Latest Issue: 20 September 2014
20 September 2014
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Columnists

18 September 2014 by Clifford Longley

In his Tablet Interview (opposite) Cardinal Walter Kasper was asked what he would do about the present impasse over contraception in the Catholic Church.

18 September 2014 by Peter Stanford

Do not speak ill of the dead. It was one of the rules I grew up with. Unlike so many of those other once-cherished codes that have now been jettisoned as stuffy or hypocritical, it still seems to hold sway.

18 September 2014 by Jonathan Tulloch

The larder is full. Just over the wall into our neighbour’s garden, the elder trees are bent with berries. Time after time, the starlings flock over the roofs and dart down to the glistening, black fruit.

Previous issues

11 September 2014 by Francis Campbell

It is perhaps no coincidence that the United Kingdom in the space of the next two years is likely to face the consequences of two separate referendums on integration; the first on the union with Scotland in just five days’ time and the second on membership of the European Union promised by 2017.

11 September 2014 by Christopher Howse

As war battered the Middle East and a constitutional crisis in the form of Scottish independence loomed in the United Kingdom, the attention of the nation, or nations, was gripped for a week by the tale of Ashya King, aged five.

04 September 2014 by Clifford Longley

Andy Coulson is serving an 18-month prison sentence for phone hacking. That is the sort of a sentence one could expect for child cruelty, residential burglary or serious non-sexual assault.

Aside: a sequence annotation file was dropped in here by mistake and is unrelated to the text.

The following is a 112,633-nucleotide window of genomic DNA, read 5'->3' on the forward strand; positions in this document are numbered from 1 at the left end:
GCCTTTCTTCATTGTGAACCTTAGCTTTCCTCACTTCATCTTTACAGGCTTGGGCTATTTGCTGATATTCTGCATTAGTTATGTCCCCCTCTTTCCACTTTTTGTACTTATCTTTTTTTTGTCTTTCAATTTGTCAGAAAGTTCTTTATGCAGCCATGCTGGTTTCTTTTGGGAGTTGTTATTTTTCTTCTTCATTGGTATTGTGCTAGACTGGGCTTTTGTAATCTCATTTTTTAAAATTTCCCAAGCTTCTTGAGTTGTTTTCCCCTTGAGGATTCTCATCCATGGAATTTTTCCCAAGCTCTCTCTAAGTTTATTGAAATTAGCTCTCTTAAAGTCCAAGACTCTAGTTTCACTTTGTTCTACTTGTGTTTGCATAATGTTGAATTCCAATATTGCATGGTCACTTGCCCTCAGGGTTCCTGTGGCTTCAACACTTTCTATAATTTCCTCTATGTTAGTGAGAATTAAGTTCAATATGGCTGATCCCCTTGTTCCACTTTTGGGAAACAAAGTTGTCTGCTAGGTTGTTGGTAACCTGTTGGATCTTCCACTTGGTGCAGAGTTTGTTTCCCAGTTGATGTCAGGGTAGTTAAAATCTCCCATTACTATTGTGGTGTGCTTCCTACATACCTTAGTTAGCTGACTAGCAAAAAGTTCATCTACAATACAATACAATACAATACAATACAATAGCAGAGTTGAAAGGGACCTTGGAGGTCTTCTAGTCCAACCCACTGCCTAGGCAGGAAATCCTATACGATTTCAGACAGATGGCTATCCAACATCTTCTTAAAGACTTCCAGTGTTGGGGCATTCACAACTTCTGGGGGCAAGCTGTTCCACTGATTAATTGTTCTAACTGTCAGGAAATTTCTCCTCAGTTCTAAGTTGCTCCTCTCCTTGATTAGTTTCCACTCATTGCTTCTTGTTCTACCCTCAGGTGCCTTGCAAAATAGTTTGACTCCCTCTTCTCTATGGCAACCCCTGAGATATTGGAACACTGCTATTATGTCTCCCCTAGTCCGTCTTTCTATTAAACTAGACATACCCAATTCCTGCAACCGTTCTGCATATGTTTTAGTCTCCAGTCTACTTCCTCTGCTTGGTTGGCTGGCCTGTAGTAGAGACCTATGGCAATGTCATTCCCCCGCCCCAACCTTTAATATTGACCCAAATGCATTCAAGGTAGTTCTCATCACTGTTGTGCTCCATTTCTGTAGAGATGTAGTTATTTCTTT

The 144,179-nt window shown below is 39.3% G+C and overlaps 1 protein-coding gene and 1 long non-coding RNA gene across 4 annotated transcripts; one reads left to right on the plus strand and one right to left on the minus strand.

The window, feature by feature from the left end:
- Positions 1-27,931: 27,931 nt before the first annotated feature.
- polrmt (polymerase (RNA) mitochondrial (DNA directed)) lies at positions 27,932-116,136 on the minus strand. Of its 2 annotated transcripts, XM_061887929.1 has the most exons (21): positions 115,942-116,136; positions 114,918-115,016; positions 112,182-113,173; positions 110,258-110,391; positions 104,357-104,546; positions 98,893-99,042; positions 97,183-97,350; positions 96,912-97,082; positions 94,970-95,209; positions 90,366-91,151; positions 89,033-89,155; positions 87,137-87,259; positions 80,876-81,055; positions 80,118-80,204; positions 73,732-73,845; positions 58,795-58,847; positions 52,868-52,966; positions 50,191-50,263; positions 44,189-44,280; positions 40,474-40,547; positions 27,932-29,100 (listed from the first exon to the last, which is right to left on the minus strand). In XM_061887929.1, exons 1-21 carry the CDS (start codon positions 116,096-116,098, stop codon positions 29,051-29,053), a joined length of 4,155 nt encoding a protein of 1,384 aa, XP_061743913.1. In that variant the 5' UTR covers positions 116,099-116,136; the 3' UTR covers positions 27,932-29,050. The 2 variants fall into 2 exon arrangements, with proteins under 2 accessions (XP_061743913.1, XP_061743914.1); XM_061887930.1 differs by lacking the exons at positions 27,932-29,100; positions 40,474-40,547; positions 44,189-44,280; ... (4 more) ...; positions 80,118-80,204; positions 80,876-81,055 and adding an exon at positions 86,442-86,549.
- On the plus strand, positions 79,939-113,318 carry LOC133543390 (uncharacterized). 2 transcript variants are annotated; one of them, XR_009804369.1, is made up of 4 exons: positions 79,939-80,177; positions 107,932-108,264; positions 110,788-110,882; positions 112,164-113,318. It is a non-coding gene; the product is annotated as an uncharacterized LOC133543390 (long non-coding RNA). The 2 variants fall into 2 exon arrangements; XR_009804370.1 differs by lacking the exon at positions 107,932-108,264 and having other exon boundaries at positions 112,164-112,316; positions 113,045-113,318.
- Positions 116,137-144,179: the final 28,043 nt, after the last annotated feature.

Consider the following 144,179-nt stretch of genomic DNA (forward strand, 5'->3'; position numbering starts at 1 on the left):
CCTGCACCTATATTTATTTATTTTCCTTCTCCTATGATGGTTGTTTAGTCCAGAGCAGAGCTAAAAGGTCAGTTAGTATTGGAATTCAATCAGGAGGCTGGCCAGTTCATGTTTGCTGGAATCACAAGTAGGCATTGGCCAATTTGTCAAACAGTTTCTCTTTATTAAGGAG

04 September 2014 by Laurence Freeman

They say St Anthony of the Desert, the prototype of Christian monks, kept retreating further into the Egyptian desert as his fame increased and visitors multiplied. In the fourth century they did not come in tour buses, but the sense is that many were tourists nonetheless.

04 September 2014 by Jonathan Tulloch

Procrastination can be a much-maligned pastime. For instance I’m so glad I was late sowing my runner beans this year.

28 August 2014 by David Blair

It was a scene that consciously imitated a famous Red Square parade from 1941. On Sunday, as the rest of Ukraine celebrated Independence Day, the pro-Russian rebels who control the eastern city of Donetsk chose to mark the occasion by herding their prisoners through the streets.

28 August 2014 by Christopher Howse

The murder by beheading of James Foley, the American journalist, enacted on video by the Islamic State, dominated coverage of the war in Iraq by the British press, partly because the propaganda voice of the ostensible killer on the video had a British accent. But Foley and his family were people with whom readers could empathise.

28 August 2014 by Jonathan Tulloch

THE TRAIN was pulling out of Huddersfield station when we saw the burning bush. Loaded with flame red berries, the rowan tree really did look as though it was on fire. Behind it, the derelict woollen mill rose like a crag, its stone still dark with the soots of the Industrial Revolution.

21 August 2014 by Clifford Longley

Twenty years before Hitler, the Jewish community in Germany was one of the best- integrated in Europe. It followed a deliberate policy of assimilation into German life and culture. Yet under the Nazis, Germany became the torch-bearer for the most extreme anti-Semitism the world has ever seen.

21 August 2014 by Peter Stanford

High summer is when the rest of the country winds down, increasingly falling in with the southern European model of a long lazy August, even if we do not have quite the weather to justify it.

21 August 2014 by Jonathan Tulloch

BEYOND THE harbour wall, the sea roared like a bull seal. Riding into the gale, a boat slowly took shape. The lobster men were coming back without a haul – you can’t bring in lobsters with such high winds.